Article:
SLMCX). Columbia has a long record of outperforming competitors in downturns. When technology funds lost 36.9% in 2001, Columbia stayed in the black. During the collapse of 2008, the fund outdid peers by 8 percentage points. Portfolio manager Paul Wick has limited losses by steering away from high-priced stocks. During the technology boom of the 1990s, he stayed away from expensive Internet stocks. That caused the fund to trail during the bull market. But when the high-flyers crashed, Wick avoided the worst damage. By avoiding big losses, Columbia has recorded a sterling long-term record. During the past 10 years, the fund has returned 5.0% annually, while its average peer lost 1.5%. Columbia aims to buy stocks that sell for reasonable multiples compared to their growth rates. A favorite holding is Symantec ( SYMC), a security software company that sells for a forward P/E multiple of 11. The business can increase earnings at a rate in the low to mid teens, says Richard Parower, a member of the Columbia portfolio management team. He says that the stock is undervalued because of the company's past problems. "They had execution hiccups in the past couple years, but they are finally getting their act together," he says.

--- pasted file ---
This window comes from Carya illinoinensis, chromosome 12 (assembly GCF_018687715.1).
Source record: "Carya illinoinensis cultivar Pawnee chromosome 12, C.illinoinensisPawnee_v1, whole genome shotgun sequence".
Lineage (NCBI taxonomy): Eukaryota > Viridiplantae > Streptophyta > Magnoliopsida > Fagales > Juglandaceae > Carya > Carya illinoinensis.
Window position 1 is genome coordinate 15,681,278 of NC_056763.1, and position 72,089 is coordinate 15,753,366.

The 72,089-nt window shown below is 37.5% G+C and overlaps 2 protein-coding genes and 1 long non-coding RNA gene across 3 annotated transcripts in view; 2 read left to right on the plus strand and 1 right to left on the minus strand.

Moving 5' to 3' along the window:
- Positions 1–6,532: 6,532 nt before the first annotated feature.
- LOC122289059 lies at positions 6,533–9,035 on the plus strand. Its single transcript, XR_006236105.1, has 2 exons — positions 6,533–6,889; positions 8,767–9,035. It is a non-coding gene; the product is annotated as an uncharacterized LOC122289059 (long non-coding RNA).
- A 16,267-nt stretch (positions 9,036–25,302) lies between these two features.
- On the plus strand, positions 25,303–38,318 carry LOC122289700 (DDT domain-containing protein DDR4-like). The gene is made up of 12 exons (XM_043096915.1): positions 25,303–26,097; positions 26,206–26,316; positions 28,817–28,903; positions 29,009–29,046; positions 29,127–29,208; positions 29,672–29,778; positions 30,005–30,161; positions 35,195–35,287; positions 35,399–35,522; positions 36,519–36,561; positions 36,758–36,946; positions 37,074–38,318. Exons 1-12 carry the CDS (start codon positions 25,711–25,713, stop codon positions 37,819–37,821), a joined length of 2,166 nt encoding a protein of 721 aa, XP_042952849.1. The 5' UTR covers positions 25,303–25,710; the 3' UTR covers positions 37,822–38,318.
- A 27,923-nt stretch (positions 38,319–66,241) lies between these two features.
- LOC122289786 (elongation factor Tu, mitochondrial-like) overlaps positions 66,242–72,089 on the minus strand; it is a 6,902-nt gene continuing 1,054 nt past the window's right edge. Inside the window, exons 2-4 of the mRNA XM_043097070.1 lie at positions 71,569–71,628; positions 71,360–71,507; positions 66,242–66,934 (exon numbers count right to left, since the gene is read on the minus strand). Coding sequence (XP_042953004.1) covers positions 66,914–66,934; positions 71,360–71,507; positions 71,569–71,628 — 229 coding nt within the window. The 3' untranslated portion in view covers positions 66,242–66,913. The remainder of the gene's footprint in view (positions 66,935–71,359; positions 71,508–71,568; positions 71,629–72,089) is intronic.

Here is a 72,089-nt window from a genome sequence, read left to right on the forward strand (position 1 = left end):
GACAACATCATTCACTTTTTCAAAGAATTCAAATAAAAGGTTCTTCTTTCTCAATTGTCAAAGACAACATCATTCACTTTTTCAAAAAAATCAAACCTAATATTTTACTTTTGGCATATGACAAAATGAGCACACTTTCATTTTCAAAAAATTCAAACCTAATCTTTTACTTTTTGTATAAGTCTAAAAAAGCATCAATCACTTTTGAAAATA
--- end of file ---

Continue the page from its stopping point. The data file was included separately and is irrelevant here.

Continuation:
Another holding is Amdocs ( DOX), which supplies software that is used for billing and managing customers. Clients include fast-growing communications companies. The shares sell for a forward P/E of 11. To take on more risk and own faster-growing companies, try Goldman Sachs Tollkeeper ( GITAX), which has returned 9.6% annually during the past five years, outdoing its average competitor by 4 percentage points. Portfolio manager Scott Kolar divides technology companies into two categories, bridge builders and tollkeepers. The bridge builders make hardware. They often have low margins because the businesses are capital intensive. The tollkeepers record recurring revenues by leasing software or providing services. Such businesses can have steady earnings and large profit margins because they are not capital intensive. Instead of buying companies that build television sets, the fund prefers tollkeeping businesses that supply software used to purchase or rent movies over the Internet. A holding has been Netflix ( NFLX), which is increasing its business of streaming movies. Another strong-performing fund is Matthews Asian Technology ( MATFX). Matthews has holdings in some of the world's fastest-growing technology markets, including China, Korea, and India. Make no mistake, Asian stocks can be volatile. The fund lost 51.9% in 2008. But the stocks have come roaring back in bull markets, rising 70.3% in 2009. Over the long term, the big rises have compensated for the falls. During the past five years, the fund has returned 7.6% annually, outdoing the average technology fund by 2 percentage points. Portfolio manager Michael Oh says that the growth in Asia will continue for years because many consumers in the region have not yet begun using technology products. He says that only 35% of Chinese consumers have Internet access, compared to 75% in the U.S. The Chinese are racing to catch up. Oh aims to buy dominant companies that he can hold for 10 years or longer. To buy champion businesses, he sometimes pays top prices. A holding is Baidu ( BIDU), the leading Chinese search company. The stock sells for a forward P/E multiple of 45, but Oh says the company is worth the price. "This is one of the best ways to get exposure to the growth in China's e-commerce," Oh says.